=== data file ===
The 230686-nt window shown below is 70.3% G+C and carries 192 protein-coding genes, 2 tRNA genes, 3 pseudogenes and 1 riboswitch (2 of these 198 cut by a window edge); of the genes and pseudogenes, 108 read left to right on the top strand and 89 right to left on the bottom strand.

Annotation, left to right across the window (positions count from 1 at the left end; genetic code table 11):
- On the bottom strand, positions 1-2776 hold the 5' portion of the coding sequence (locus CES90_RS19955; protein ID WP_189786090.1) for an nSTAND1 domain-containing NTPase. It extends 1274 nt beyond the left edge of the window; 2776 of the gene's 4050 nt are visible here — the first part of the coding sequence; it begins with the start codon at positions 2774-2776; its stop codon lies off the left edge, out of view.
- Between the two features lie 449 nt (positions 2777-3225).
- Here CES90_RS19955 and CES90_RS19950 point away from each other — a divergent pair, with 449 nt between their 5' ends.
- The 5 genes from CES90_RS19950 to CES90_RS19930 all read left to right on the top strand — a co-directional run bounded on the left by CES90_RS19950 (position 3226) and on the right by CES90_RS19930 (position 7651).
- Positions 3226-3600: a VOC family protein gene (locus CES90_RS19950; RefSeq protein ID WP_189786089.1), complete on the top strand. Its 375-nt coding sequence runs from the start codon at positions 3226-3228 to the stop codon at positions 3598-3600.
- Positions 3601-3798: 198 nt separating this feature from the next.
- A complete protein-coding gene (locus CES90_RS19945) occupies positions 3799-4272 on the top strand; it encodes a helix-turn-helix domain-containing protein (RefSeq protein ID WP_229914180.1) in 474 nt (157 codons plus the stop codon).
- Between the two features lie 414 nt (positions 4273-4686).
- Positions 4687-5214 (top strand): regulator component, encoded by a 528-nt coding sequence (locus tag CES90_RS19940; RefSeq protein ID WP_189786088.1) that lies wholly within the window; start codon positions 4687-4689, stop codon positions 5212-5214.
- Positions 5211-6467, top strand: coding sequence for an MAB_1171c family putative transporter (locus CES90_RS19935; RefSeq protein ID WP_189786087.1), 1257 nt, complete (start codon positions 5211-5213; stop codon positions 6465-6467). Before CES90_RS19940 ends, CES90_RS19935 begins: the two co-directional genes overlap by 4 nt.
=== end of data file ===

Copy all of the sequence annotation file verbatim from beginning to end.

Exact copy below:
The 230686-nt window shown below is 70.3% G+C and carries 192 protein-coding genes, 2 tRNA genes, 3 pseudogenes and 1 riboswitch (2 of these 198 cut by a window edge); of the genes and pseudogenes, 108 read left to right on the top strand and 89 right to left on the bottom strand.

Annotation, left to right across the window (positions count from 1 at the left end; genetic code table 11):
- On the bottom strand, positions 1-2776 hold the 5' portion of the coding sequence (locus CES90_RS19955; protein ID WP_189786090.1) for an nSTAND1 domain-containing NTPase. It extends 1274 nt beyond the left edge of the window; 2776 of the gene's 4050 nt are visible here — the first part of the coding sequence; it begins with the start codon at positions 2774-2776; its stop codon lies off the left edge, out of view.
- Between the two features lie 449 nt (positions 2777-3225).
- Here CES90_RS19955 and CES90_RS19950 point away from each other — a divergent pair, with 449 nt between their 5' ends.
- The 5 genes from CES90_RS19950 to CES90_RS19930 all read left to right on the top strand — a co-directional run bounded on the left by CES90_RS19950 (position 3226) and on the right by CES90_RS19930 (position 7651).
- Positions 3226-3600: a VOC family protein gene (locus CES90_RS19950; RefSeq protein ID WP_189786089.1), complete on the top strand. Its 375-nt coding sequence runs from the start codon at positions 3226-3228 to the stop codon at positions 3598-3600.
- Positions 3601-3798: 198 nt separating this feature from the next.
- A complete protein-coding gene (locus CES90_RS19945) occupies positions 3799-4272 on the top strand; it encodes a helix-turn-helix domain-containing protein (RefSeq protein ID WP_229914180.1) in 474 nt (157 codons plus the stop codon).
- Between the two features lie 414 nt (positions 4273-4686).
- Positions 4687-5214 (top strand): regulator component, encoded by a 528-nt coding sequence (locus tag CES90_RS19940; RefSeq protein ID WP_189786088.1) that lies wholly within the window; start codon positions 4687-4689, stop codon positions 5212-5214.
- Positions 5211-6467, top strand: coding sequence for an MAB_1171c family putative transporter (locus CES90_RS19935; RefSeq protein ID WP_189786087.1), 1257 nt, complete (start codon positions 5211-5213; stop codon positions 6465-6467). Before CES90_RS19940 ends, CES90_RS19935 begins: the two co-directional genes overlap by 4 nt.